A few weeks back, I assigned the song “Black Sabbath” to some students for their presentation. I got an email: “Hey Miss, we know our band is Black Sabbath, but what song are we supposed to talk about?” “Black Sabbath,” I replied. I waited for the inevitable response, “No, what song?” but it didn’t come. The presentation was accordingly kick-ass.
The presenters scared the hell out of the rest of the class, with the song’s detailed back story and the track played at full volume. Most of them didn’t respond well, and I’m assuming went home and had nightmares.
This, this opening track, is the beginning of metal, no? Maybe the genre’s signature song.
Then last week I was in my publicity course and my prof was telling us how Stieg Larsson’s Girl With the Dragon Tattoo outsold the bible in Scandinavian countries. “Well, here’s why,” I said. I asked her to search “Metal: A Headbanger’s Journey Satan” on youtube, and she floundered. “I’m scared,” she said. “I grew up Catholic. I can’t even type that word.” We convinced her, and got to this clip.
Metal relies on this ambiguous relationship with the devil, with evil, our terrified notions of figures in black cloaks stealing books off our shelves in the middle of the night. I’ve stopped wondering where my Archie comics have all disappeared to since I jettisoned my Christian beliefs, knowing this is my punishment for welcoming the dark side when I started listening to Black Sabbath.
But ambiguity is the key word here. It’s no secret that Sabbath pushes those fear buttons in their listeners at the same time that they’re terrified themselves. Sorting out your inner darkness requires entertaining that which doesn’t sit well with the goddamned narrative of rainbows and unicorns we’re all fed as kids. “What is this that stands before me?” Fuck if I know. And the ambiguous relationship with darkness that we all dance with, somewhere, is only exacerbated by the tonal ambiguity of the song’s tritone riff.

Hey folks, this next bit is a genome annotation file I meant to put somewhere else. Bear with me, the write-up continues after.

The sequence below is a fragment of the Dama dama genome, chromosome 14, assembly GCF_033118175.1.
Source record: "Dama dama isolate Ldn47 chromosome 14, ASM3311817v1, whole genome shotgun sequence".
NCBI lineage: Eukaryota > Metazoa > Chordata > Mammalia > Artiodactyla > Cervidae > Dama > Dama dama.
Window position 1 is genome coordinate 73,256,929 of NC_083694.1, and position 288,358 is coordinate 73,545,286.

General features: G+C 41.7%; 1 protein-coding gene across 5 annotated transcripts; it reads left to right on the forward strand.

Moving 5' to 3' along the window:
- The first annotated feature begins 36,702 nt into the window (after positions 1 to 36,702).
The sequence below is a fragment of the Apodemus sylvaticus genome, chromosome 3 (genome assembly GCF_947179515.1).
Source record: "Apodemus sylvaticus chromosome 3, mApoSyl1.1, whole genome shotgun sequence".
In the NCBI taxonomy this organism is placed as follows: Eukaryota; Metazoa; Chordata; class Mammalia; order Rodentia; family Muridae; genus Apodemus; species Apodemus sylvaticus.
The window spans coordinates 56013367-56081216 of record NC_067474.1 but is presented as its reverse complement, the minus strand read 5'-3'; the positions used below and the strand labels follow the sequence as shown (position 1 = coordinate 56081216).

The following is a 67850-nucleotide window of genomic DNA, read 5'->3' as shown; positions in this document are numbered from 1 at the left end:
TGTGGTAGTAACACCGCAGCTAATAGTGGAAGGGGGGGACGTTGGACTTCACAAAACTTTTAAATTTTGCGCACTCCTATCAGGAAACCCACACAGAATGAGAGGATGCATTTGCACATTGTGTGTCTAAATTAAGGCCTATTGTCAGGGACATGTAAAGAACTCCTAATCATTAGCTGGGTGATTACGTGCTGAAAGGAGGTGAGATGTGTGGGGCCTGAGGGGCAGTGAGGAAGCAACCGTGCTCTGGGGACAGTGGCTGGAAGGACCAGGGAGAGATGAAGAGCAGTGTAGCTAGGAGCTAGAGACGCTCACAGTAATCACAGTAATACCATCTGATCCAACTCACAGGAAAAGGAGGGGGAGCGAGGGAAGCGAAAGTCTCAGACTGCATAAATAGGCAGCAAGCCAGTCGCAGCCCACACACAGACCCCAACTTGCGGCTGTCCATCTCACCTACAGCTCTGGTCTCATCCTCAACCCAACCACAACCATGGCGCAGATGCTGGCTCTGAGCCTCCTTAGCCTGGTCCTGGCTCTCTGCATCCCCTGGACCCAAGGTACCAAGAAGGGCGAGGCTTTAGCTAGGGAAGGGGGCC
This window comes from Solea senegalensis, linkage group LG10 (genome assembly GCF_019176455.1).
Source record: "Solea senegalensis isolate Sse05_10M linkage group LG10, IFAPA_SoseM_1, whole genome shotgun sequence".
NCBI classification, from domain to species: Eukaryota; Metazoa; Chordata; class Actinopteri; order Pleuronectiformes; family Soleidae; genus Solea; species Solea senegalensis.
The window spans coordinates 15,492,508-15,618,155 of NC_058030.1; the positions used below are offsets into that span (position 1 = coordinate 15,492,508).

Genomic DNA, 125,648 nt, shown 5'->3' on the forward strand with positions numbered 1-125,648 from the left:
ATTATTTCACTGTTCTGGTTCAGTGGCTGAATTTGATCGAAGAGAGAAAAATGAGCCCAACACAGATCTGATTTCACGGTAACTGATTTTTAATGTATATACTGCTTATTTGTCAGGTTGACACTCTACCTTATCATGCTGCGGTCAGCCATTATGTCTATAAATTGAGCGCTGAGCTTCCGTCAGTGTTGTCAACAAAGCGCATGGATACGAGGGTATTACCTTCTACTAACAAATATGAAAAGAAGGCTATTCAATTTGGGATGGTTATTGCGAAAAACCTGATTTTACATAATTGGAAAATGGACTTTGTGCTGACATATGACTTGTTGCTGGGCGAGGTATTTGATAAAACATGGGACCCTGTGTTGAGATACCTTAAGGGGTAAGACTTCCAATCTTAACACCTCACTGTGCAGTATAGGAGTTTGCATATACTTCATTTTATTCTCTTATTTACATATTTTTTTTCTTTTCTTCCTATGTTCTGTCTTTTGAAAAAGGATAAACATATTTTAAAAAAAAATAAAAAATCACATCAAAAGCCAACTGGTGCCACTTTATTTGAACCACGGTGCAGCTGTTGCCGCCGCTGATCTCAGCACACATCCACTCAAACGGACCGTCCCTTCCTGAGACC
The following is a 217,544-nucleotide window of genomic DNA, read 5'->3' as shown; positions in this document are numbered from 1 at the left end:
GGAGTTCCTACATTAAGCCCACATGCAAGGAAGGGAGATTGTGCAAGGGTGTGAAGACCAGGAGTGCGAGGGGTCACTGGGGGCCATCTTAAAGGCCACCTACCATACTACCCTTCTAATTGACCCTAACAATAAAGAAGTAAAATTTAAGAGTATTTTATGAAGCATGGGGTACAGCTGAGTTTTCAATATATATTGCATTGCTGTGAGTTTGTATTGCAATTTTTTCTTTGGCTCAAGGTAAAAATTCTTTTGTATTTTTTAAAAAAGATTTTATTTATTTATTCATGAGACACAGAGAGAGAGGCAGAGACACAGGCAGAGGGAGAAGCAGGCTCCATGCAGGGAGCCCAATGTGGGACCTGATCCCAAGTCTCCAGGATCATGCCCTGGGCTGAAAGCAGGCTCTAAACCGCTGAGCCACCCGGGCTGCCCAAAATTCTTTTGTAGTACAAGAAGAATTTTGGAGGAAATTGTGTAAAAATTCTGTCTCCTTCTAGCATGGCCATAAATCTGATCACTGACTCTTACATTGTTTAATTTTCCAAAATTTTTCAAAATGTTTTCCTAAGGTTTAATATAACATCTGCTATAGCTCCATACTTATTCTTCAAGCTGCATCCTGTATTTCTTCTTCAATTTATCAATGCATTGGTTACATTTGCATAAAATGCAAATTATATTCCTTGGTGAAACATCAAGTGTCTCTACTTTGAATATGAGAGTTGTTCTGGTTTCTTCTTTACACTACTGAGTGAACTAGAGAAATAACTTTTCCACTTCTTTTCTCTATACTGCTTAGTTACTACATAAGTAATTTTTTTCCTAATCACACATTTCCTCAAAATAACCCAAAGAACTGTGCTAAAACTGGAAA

Is this my favourite Sabbath album? No. I don’t think so. It’s classic though. You think about what was going on before it was released: Hendrix’s heavy blues is all through Iommi’s playing … the chaos of MC5, their association with the Detroit counterculture and things like the Democratic Convention in 1968 broiling with the British teenage discontent and hopelessness. This album was bound to happen. It says everything about the time, musically and lyrically; its metaphors speaking for a period where nothing was certain and everyone was messed up.
At the same time, Black Sabbath is anchored by its clear blues and jazz roots. The opening of “The Wizard” isn’t really metal. It’s blues rock just a step harder than the Stones or Cream. I find this album interesting as a marker of that transition between hard rock and metal. They really could have gone either way. “Wasp” has such a strong rock groove, limited play with rhythm, a solid base in what came before them, but you can also see where Sabbath’s contemporaries would have picked up on where they left and started playing with jarring your expectations in unmatched sections that somehow work together. “Wicked World”, obviously rooted in traditional jazz, against “Behind the Wall of Sleep’s” lyrics’ double meaning – let’s get to know each other before we fall in love – oh, you’re not who I thought you were – is great.
Even though it’s not my favourite Sabbath album, it was a good one for this week. I’ve got a few more waiting for later.
“OH NO, NO PLEASE GOD HELP ME.” Yeah. No fucking kidding.